Friday, 27 May 2016

Psychologising readiness for work

"Eligibility for social security benefits in many advanced economies is dependent on unemployed and underemployed people carrying out an expanding range of job search, training and work preparation activities, as well as mandatory unpaid labour (workfare). Increasingly, these activities include interventions intended to modify attitudes, beliefs and personality, notably through the imposition of positive affect."

"Labour on the self in order to achieve characteristics said to increase employability is now widely promoted. This work and the discourse on it are central to the experience of many claimants and contribute to the view that unemployment is evidence of both personal failure and psychological deficit. The use of psychology in the delivery of workfare functions to erase the experience and effects of social and economic inequalities, to construct a psychological ideal that links unemployment to psychological deficit, and so to authorise the extension of stateand state-contractedsurveillance to psychological characteristics."

This training begins in school where Curriculum for Excellence is supposed to equip children with the skills required for learning, life and work.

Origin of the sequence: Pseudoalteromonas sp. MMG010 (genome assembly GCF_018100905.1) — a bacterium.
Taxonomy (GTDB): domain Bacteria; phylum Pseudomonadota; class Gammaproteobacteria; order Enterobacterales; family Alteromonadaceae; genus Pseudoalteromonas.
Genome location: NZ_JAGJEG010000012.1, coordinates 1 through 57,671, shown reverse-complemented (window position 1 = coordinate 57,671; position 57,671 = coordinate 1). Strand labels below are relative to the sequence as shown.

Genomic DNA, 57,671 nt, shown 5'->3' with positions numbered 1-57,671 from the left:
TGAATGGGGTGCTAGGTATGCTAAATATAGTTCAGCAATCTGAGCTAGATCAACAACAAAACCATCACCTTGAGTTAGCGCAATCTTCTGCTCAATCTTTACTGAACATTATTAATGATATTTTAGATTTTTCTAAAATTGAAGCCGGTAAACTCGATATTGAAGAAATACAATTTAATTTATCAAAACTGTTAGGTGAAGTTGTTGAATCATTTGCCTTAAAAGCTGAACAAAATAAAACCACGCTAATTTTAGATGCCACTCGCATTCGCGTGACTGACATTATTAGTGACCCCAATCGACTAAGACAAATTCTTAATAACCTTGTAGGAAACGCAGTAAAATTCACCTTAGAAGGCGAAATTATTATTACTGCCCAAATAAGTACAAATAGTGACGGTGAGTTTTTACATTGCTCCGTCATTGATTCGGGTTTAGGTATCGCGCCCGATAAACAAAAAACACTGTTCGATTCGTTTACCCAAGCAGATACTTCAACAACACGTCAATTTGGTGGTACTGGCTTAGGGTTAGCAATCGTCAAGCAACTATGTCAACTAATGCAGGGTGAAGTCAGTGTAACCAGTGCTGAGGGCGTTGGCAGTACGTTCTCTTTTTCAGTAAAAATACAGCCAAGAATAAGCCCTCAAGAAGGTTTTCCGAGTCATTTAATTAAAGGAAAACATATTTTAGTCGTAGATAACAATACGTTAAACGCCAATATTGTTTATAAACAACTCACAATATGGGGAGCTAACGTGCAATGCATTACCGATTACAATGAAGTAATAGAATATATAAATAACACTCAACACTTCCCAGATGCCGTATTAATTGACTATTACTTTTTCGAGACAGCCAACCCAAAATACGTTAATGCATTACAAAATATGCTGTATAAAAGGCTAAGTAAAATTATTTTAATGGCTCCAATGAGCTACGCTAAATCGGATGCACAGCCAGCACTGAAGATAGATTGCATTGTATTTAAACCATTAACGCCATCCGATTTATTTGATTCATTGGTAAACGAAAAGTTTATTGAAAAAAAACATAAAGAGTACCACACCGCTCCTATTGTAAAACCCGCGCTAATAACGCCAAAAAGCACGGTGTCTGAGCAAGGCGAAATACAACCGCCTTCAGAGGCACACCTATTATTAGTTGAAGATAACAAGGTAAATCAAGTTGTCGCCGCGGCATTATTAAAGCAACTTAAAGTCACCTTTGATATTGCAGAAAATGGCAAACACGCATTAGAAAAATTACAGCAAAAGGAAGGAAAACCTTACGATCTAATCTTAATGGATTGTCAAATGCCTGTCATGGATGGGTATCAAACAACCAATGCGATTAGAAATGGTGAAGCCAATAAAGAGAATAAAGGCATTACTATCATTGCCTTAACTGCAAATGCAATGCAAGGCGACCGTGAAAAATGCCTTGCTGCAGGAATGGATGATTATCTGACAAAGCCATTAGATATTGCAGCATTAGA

Children are encouraged to make individualised statements about their mental and emotional health such as: "I know that we all experience a variety of thoughts and emotions that affect how we feel and behave and I am learning ways of managing them."

Whilst being stripped of essential knowledge in the curriculum, there is an emphasis on confidence, self-esteem, resilience and motivation - as well as group think - for these are the attributes future employers are looking for. They also make children look inwards rather than outwards for explanations when things do not work out.


1 comment:

  1. "A former McDonald's CEO warned that robots will take over staff jobs at the fast food empire - because it's cheaper than employing humans."

    "Ed Rensi has said that buying highly skilled robotics is a cheaper alternative than employing people on minimum wage to work in the company's worldwide restaurants."

    "He warned that huge job losses are imminent, and commented that it would be 'common sense' to replace humans in the workplace.
    This comes as a study into the future of human employment has predicted a surge in machine-led work such as robotic counsellors, body part makers and virtual lawyers."

    What happened to the idea that technological advances would mean people would have more leisure ?